Heat on for industry
ONE Bundaberg company laid off 14 workers on Monday as the Federal Government’s bungled insulation installation scheme started to take its toll.
Allsafe Energy Efficient Products owner Richard Cullum said the work from the scheme was a major component in his business.
When Environment Minister Peter Garrett cut the rebate to $1000 and delayed the start of it to June 1 last week, Mr Cullum knew he was going to have to lose staff.
While he thought the basic government incentive was a great idea, he said the way it was implemented allowed dodgy operators into the business.
“The government sent me an email saying they would have to de-register 4000 operators to get back to bed rock,” he said.
“We’ve been audited three times, they’ve been over us with a fine-tooth comb, and we’ve been cleared every time.”
Mr Cullum, whose company is one of the biggest operators in Bundaberg, said the 14 workers he put off yesterday would be without jobs until the rebate scheme started up again in June.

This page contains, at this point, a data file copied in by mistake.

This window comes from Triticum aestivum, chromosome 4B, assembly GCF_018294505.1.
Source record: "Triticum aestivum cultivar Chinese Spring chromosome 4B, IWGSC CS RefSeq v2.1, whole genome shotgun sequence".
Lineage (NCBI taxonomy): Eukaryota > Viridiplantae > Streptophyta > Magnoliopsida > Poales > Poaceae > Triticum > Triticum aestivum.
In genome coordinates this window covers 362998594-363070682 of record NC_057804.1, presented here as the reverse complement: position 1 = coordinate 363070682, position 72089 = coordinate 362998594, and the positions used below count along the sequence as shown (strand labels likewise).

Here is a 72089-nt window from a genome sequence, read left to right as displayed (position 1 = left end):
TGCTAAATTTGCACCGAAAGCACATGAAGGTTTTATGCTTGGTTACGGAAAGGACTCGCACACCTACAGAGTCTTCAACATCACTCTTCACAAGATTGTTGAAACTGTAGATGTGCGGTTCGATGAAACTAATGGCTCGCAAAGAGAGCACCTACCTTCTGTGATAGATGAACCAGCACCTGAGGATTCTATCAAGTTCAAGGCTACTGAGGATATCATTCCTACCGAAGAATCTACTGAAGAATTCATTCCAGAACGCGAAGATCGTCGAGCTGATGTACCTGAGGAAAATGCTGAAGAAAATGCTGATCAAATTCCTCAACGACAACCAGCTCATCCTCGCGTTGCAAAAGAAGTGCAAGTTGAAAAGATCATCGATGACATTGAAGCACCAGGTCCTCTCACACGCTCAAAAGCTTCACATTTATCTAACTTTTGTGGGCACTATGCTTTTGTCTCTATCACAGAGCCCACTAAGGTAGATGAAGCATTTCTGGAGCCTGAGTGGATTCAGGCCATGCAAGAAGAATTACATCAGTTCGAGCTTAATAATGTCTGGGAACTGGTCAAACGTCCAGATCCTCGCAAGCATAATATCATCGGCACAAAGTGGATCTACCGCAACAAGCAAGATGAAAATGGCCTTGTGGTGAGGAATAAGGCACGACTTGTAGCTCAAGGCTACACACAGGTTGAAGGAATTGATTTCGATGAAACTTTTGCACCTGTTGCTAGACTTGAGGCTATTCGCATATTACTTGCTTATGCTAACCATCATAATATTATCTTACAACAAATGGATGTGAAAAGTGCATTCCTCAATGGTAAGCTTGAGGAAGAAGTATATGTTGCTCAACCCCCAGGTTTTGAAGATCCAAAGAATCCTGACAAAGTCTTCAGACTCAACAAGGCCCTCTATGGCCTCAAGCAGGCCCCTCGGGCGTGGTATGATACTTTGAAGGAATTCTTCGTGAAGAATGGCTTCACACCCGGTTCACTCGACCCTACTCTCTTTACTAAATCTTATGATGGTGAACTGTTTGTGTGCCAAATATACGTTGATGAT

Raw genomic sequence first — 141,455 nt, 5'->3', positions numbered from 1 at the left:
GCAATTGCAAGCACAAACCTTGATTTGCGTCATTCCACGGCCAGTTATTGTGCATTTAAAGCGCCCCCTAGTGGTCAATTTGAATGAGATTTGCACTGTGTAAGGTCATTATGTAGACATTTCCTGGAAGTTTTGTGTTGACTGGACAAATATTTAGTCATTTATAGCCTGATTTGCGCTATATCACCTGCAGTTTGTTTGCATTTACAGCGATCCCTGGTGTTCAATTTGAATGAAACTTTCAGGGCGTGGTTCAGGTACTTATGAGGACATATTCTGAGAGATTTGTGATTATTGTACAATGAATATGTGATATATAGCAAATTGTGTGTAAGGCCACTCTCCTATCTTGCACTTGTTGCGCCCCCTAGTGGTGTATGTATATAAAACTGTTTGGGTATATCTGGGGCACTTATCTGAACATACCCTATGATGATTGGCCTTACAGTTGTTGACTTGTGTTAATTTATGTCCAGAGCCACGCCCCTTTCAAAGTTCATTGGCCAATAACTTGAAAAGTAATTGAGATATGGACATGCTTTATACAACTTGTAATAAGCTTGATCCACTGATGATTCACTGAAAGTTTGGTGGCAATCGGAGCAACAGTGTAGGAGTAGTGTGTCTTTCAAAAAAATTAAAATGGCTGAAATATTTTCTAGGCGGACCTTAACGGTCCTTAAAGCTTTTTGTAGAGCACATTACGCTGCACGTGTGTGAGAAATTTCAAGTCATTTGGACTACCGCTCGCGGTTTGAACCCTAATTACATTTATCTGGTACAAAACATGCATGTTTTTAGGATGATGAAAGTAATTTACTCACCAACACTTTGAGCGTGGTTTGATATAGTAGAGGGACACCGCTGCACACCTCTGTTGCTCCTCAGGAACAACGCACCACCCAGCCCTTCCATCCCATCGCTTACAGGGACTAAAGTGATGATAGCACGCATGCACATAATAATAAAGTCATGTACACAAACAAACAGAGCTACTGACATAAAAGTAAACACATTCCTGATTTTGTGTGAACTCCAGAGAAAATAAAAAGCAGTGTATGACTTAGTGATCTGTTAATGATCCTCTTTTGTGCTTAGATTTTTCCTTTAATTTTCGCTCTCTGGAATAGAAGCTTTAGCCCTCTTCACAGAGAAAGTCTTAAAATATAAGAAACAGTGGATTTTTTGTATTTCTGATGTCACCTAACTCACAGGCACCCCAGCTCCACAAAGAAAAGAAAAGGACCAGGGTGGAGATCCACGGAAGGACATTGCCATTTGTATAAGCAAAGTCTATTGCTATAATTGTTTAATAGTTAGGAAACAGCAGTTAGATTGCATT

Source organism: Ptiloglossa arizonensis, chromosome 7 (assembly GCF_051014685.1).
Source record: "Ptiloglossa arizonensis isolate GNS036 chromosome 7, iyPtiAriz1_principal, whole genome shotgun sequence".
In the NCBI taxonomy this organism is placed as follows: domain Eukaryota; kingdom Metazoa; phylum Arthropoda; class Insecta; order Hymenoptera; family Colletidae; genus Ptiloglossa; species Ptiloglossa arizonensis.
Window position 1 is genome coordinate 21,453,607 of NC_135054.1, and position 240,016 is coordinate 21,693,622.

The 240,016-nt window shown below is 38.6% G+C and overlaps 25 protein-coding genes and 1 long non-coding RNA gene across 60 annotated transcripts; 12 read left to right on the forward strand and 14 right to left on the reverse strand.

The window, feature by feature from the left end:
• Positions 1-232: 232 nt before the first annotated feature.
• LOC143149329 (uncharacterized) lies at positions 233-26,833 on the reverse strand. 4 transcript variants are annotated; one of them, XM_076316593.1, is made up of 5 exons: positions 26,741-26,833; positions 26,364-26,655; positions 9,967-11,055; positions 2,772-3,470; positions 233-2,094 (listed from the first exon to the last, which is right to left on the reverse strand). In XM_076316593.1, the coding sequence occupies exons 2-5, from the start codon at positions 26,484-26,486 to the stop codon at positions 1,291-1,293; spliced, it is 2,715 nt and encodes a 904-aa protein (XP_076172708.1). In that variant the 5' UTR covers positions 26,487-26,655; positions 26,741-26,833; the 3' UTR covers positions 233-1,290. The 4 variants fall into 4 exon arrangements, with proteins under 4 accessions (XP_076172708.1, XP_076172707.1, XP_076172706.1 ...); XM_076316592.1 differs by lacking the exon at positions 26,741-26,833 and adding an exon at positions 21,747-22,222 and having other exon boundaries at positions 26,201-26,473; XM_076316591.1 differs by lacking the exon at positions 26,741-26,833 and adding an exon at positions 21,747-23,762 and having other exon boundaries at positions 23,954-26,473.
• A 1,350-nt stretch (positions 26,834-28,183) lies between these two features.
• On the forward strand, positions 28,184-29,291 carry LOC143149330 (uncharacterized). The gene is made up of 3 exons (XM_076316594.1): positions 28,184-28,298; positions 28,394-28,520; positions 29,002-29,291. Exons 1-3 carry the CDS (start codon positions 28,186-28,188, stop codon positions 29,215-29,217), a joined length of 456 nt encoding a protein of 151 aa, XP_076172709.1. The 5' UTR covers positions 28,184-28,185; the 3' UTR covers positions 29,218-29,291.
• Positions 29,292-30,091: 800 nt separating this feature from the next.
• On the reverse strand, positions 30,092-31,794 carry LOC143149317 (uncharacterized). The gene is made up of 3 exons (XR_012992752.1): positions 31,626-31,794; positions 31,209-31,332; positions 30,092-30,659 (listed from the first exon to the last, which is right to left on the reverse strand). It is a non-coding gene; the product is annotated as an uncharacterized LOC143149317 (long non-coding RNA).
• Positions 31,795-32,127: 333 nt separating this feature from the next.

“They’ll only be off work for three months. Their jobs will be here when they come back,” he said.
But Mr Cullum said he was aware of the financial pain this would inflict on many of them, who would still have to pay their bills for the next three months.
“It was the suddenness of the announcement that caught us,” he said.
“The government said they all had to be fully accredited and we paid $600 each for that, then on Friday they’re all out of jobs.”
About half of the laid-off workers already had stop-gap jobs, such as fruit picking, until their insulation jobs came back.
Mr Cullum is concerned about the damage the controversial scheme would do to legitimate operators.
“The trouble is we all get tarred with the same brush,” he said.
Mr Cullum said he had seen at first hand some of the questionable practices by people who jumped on the insulation rebate bandwagon.
He was recently asked to measure the ceiling area of a house that had been measured by two other operators.
“One told her it was 165sq m, the second told her it was 135sq m, and when I measured it, it was 95sq m,” he said.
But Mr Cullum believed his business would survive the disruption.